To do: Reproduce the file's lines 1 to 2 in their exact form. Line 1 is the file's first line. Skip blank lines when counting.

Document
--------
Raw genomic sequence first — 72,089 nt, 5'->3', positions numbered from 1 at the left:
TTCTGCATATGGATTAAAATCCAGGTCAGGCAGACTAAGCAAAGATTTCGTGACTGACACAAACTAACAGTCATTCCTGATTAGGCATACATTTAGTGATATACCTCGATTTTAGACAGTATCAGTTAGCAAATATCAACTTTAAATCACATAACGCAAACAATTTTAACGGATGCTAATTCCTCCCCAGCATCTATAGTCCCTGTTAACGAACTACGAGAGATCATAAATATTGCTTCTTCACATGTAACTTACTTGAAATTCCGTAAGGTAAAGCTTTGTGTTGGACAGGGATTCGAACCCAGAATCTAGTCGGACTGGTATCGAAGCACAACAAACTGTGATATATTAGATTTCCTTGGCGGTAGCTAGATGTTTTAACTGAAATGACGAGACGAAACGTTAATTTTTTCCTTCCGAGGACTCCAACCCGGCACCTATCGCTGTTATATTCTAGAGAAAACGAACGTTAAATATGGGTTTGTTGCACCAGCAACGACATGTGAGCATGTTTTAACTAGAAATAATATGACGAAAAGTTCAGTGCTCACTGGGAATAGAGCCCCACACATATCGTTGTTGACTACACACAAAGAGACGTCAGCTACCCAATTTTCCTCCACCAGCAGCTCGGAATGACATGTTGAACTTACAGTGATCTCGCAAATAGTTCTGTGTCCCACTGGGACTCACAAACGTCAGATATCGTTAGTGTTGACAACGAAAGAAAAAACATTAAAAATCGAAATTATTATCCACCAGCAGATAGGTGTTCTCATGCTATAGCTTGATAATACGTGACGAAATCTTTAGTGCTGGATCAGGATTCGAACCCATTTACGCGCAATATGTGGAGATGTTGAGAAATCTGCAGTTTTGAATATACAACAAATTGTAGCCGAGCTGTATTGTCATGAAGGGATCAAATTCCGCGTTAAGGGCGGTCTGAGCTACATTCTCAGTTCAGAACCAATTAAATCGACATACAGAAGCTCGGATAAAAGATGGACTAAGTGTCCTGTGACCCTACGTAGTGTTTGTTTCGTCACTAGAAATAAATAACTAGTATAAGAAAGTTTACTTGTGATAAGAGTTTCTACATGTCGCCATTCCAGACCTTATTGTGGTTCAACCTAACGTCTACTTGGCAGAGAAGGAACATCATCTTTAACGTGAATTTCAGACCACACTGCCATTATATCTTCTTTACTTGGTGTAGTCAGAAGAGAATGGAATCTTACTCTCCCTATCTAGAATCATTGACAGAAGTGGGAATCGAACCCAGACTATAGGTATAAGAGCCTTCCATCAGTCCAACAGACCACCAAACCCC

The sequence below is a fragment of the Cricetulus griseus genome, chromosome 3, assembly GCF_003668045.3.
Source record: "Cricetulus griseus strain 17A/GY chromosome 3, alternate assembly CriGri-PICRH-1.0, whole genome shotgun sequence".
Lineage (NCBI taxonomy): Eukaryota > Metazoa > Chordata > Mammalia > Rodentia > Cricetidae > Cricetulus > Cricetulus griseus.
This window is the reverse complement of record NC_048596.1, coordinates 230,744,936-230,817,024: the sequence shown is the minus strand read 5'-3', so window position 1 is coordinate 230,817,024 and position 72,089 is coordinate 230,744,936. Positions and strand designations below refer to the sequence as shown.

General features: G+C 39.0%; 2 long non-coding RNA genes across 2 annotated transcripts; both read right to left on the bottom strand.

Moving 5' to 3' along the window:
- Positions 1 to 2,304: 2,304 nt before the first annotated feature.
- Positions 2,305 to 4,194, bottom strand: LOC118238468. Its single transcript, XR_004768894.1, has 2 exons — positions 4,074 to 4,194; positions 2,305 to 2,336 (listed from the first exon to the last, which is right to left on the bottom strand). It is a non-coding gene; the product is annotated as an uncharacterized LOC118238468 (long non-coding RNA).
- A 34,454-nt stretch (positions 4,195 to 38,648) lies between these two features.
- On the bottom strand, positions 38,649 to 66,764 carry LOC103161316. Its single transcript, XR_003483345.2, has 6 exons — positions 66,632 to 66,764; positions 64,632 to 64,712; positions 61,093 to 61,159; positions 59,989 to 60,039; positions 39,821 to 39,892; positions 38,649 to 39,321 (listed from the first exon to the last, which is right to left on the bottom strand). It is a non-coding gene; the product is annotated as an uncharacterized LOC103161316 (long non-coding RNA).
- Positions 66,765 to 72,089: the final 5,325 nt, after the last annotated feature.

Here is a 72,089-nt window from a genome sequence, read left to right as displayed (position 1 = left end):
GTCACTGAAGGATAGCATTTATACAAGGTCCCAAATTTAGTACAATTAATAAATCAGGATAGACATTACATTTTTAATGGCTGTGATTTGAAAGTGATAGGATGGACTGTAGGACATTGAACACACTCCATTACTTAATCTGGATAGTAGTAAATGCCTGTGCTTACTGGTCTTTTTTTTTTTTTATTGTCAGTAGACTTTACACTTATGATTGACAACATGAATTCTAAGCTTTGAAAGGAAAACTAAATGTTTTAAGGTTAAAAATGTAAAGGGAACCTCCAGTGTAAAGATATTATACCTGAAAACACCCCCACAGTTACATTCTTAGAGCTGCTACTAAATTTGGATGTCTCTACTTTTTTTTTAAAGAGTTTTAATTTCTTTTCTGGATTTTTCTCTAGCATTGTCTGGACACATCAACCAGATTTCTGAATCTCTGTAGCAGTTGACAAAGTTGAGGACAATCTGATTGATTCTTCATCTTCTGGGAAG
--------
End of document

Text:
Raw genomic sequence first — 72,089 nt, 5'->3', positions numbered from 1 at the left:
TTCTGCATATGGATTAAAATCCAGGTCAGGCAGACTAAGCAAAGATTTCGTGACTGACACAAACTAACAGTCATTCCTGATTAGGCATACATTTAGTGATATACCTCGATTTTAGACAGTATCAGTTAGCAAATATCAACTTTAAATCACATAACGCAAACAATTTTAACGGATGCTAATTCCTCCCCAGCATCTATAGTCCCTGTTAACGAACTACGAGAGATCATAAATATTGCTTCTTCACATGTAACTTACTTGAAATTCCGTAAGGTAAAGCTTTGTGTTGGACAGGGATTCGAACCCAGAATCTAGTCGGACTGGTATCGAAGCACAACAAACTGTGATATATTAGATTTCCTTGGCGGTAGCTAGATGTTTTAACTGAAATGACGAGACGAAACGTTAATTTTTTCCTTCCGAGGACTCCAACCCGGCACCTATCGCTGTTATATTCTAGAGAAAACGAACGTTAAATATGGGTTTGTTGCACCAGCAACGACATGTGAGCATGTTTTAACTAGAAATAATATGACGAAAAGTTCAGTGCTCACTGGGAATAGAGCCCCACACATATCGTTGTTGACTACACACAAAGAGACGTCAGCTACCCAATTTTCCTCCACCAGCAGCTCGGAATGACATGTTGAACTTACAGTGATCTCGCAAATAGTTCTGTGTCCCACTGGGACTCACAAACGTCAGATATCGTTAGTGTTGACAACGAAAGAAAAAACATTAAAAATCGAAATTATTATCCACCAGCAGATAGGTGTTCTCATGCTATAGCTTGATAATACGTGACGAAATCTTTAGTGCTGGATCAGGATTCGAACCCATTTACGCGCAATATGTGGAGATGTTGAGAAATCTGCAGTTTTGAATATACAACAAATTGTAGCCGAGCTGTATTGTCATGAAGGGATCAAATTCCGCGTTAAGGGCGGTCTGAGCTACATTCTCAGTTCAGAACCAATTAAATCGACATACAGAAGCTCGGATAAAAGATGGACTAAGTGTCCTGTGACCCTACGTAGTGTTTGTTTCGTCACTAGAAATAAATAACTAGTATAAGAAAGTTTACTTGTGATAAGAGTTTCTACATGTCGCCATTCCAGACCTTATTGTGGTTCAACCTAACGTCTACTTGGCAGAGAAGGAACATCATCTTTAACGTGAATTTCAGACCACACTGCCATTATATCTTCTTTACTTGGTGTAGTCAGAAGAGAATGGAATCTTACTCTCCCTATCTAGAATCATTGACAGAAGTGGGAATCGAACCCAGACTATAGGTATAAGAGCCTTCCATCAGTCCAACAGACCACCAAACCCC